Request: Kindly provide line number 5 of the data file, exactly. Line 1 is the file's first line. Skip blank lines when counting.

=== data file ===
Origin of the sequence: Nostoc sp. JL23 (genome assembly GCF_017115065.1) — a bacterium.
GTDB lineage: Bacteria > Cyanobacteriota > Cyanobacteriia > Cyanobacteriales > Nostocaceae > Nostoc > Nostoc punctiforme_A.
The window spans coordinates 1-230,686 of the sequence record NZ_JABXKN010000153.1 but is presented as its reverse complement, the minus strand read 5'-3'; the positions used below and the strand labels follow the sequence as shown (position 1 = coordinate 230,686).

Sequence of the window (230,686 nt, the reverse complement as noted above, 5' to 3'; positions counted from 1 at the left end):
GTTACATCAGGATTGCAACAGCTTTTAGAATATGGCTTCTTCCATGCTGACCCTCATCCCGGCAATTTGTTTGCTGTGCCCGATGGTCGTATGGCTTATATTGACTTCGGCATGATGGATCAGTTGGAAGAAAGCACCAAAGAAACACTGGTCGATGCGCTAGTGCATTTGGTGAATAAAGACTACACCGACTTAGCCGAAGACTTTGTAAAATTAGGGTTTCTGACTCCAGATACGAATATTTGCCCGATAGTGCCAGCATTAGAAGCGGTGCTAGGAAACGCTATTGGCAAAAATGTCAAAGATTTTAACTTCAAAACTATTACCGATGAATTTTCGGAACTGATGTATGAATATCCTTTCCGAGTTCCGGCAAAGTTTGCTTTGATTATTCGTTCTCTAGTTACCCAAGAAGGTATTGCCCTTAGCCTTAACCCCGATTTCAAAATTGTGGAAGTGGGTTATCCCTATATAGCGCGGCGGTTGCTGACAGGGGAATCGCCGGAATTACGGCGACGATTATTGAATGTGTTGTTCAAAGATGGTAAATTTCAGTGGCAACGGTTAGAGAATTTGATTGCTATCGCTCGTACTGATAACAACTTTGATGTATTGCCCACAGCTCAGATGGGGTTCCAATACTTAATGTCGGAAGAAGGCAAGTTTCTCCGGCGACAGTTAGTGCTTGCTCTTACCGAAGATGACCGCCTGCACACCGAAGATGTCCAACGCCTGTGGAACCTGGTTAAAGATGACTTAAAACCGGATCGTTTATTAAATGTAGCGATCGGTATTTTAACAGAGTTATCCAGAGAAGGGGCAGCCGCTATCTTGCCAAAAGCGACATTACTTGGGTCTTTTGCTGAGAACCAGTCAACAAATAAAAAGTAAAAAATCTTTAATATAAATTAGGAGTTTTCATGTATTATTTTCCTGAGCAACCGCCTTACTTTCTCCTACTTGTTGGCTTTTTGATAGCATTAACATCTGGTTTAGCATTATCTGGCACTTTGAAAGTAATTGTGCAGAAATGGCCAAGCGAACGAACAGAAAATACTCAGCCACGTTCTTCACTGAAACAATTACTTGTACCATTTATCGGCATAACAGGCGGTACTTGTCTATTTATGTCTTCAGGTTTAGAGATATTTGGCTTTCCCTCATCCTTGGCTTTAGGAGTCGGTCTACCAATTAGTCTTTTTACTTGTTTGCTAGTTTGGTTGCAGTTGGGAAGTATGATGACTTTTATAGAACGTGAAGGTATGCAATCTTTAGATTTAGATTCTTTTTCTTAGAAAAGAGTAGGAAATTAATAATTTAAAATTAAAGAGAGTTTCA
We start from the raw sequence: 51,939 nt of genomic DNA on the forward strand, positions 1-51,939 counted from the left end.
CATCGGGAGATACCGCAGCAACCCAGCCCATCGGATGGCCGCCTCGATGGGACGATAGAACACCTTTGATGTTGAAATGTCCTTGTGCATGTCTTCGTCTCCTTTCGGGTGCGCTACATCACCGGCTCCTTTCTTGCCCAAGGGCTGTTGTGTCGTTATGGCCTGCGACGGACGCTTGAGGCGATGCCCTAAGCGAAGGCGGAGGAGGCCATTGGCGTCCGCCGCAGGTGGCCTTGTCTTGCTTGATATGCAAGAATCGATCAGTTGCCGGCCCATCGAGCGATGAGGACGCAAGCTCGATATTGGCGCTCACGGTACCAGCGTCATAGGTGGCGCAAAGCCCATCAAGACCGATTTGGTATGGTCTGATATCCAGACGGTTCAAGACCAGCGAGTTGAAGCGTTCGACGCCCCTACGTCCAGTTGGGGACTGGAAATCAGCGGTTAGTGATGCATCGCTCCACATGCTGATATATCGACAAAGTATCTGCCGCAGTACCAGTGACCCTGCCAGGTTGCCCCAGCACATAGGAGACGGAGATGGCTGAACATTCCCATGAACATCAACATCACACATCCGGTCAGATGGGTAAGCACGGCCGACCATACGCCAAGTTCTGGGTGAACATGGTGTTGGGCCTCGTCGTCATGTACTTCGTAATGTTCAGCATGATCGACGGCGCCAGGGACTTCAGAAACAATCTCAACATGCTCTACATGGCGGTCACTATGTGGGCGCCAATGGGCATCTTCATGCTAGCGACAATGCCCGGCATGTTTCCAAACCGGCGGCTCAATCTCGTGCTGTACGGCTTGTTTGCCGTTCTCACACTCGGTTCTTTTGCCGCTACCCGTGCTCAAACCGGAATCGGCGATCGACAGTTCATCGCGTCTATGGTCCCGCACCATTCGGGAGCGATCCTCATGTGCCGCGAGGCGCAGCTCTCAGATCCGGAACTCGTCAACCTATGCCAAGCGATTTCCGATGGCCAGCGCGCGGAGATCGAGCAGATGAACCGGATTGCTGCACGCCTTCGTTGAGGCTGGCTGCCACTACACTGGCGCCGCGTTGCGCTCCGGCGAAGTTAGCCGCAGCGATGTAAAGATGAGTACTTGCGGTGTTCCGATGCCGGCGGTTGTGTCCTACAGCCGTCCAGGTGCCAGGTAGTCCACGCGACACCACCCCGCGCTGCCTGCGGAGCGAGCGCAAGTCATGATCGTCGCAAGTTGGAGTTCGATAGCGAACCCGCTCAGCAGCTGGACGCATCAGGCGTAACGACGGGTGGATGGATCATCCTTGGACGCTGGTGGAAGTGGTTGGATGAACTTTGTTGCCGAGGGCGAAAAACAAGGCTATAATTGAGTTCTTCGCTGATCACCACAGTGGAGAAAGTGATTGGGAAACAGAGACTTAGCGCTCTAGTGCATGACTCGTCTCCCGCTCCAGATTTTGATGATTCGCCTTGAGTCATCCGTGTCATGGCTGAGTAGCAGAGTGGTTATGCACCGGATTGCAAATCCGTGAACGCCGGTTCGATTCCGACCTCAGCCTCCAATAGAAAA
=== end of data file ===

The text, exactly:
GTTACATCAGGATTGCAACAGCTTTTAGAATATGGCTTCTTCCATGCTGACCCTCATCCCGGCAATTTGTTTGCTGTGCCCGATGGTCGTATGGCTTATATTGACTTCGGCATGATGGATCAGTTGGAAGAAAGCACCAAAGAAACACTGGTCGATGCGCTAGTGCATTTGGTGAATAAAGACTACACCGACTTAGCCGAAGACTTTGTAAAATTAGGGTTTCTGACTCCAGATACGAATATTTGCCCGATAGTGCCAGCATTAGAAGCGGTGCTAGGAAACGCTATTGGCAAAAATGTCAAAGATTTTAACTTCAAAACTATTACCGATGAATTTTCGGAACTGATGTATGAATATCCTTTCCGAGTTCCGGCAAAGTTTGCTTTGATTATTCGTTCTCTAGTTACCCAAGAAGGTATTGCCCTTAGCCTTAACCCCGATTTCAAAATTGTGGAAGTGGGTTATCCCTATATAGCGCGGCGGTTGCTGACAGGGGAATCGCCGGAATTACGGCGACGATTATTGAATGTGTTGTTCAAAGATGGTAAATTTCAGTGGCAACGGTTAGAGAATTTGATTGCTATCGCTCGTACTGATAACAACTTTGATGTATTGCCCACAGCTCAGATGGGGTTCCAATACTTAATGTCGGAAGAAGGCAAGTTTCTCCGGCGACAGTTAGTGCTTGCTCTTACCGAAGATGACCGCCTGCACACCGAAGATGTCCAACGCCTGTGGAACCTGGTTAAAGATGACTTAAAACCGGATCGTTTATTAAATGTAGCGATCGGTATTTTAACAGAGTTATCCAGAGAAGGGGCAGCCGCTATCTTGCCAAAAGCGACATTACTTGGGTCTTTTGCTGAGAACCAGTCAACAAATAAAAAGTAAAAAATCTTTAATATAAATTAGGAGTTTTCATGTATTATTTTCCTGAGCAACCGCCTTACTTTCTCCTACTTGTTGGCTTTTTGATAGCATTAACATCTGGTTTAGCATTATCTGGCACTTTGAAAGTAATTGTGCAGAAATGGCCAAGCGAACGAACAGAAAATACTCAGCCACGTTCTTCACTGAAACAATTACTTGTACCATTTATCGGCATAACAGGCGGTACTTGTCTATTTATGTCTTCAGGTTTAGAGATATTTGGCTTTCCCTCATCCTTGGCTTTAGGAGTCGGTCTACCAATTAGTCTTTTTACTTGTTTGCTAGTTTGGTTGCAGTTGGGAAGTATGATGACTTTTATAGAACGTGAAGGTATGCAATCTTTAGATTTAGATTCTTTTTCTTAGAAAAGAGTAGGAAATTAATAATTTAAAATTAAAGAGAGTTTCA